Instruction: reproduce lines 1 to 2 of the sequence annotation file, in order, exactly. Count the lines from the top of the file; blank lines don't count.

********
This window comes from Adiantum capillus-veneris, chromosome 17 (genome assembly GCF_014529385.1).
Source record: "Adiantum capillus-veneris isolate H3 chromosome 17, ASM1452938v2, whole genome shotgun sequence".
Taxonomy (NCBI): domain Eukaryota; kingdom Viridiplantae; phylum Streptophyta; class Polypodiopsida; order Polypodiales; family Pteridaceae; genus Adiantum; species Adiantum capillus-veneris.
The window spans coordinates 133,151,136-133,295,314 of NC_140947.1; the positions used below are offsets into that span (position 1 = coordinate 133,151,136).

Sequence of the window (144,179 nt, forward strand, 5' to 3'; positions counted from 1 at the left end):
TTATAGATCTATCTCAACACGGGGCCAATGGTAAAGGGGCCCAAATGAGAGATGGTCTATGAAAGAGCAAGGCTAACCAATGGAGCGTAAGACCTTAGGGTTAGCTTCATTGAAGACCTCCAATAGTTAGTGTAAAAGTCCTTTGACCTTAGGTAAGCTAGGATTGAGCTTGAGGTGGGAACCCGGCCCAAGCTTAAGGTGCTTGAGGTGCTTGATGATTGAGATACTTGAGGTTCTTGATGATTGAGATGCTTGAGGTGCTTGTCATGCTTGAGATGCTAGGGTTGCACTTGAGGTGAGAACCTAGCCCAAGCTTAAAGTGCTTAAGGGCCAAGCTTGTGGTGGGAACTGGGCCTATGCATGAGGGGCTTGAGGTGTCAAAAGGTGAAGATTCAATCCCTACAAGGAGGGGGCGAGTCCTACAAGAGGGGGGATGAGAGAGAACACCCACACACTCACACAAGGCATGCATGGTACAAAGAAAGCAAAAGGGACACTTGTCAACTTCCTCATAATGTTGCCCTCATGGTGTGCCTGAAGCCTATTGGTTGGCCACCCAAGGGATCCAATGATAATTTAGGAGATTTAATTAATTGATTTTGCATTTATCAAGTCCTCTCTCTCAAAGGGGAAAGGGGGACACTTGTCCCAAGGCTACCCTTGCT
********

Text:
This window comes from Adiantum capillus-veneris, chromosome 17 (genome assembly GCF_014529385.1).
Source record: "Adiantum capillus-veneris isolate H3 chromosome 17, ASM1452938v2, whole genome shotgun sequence".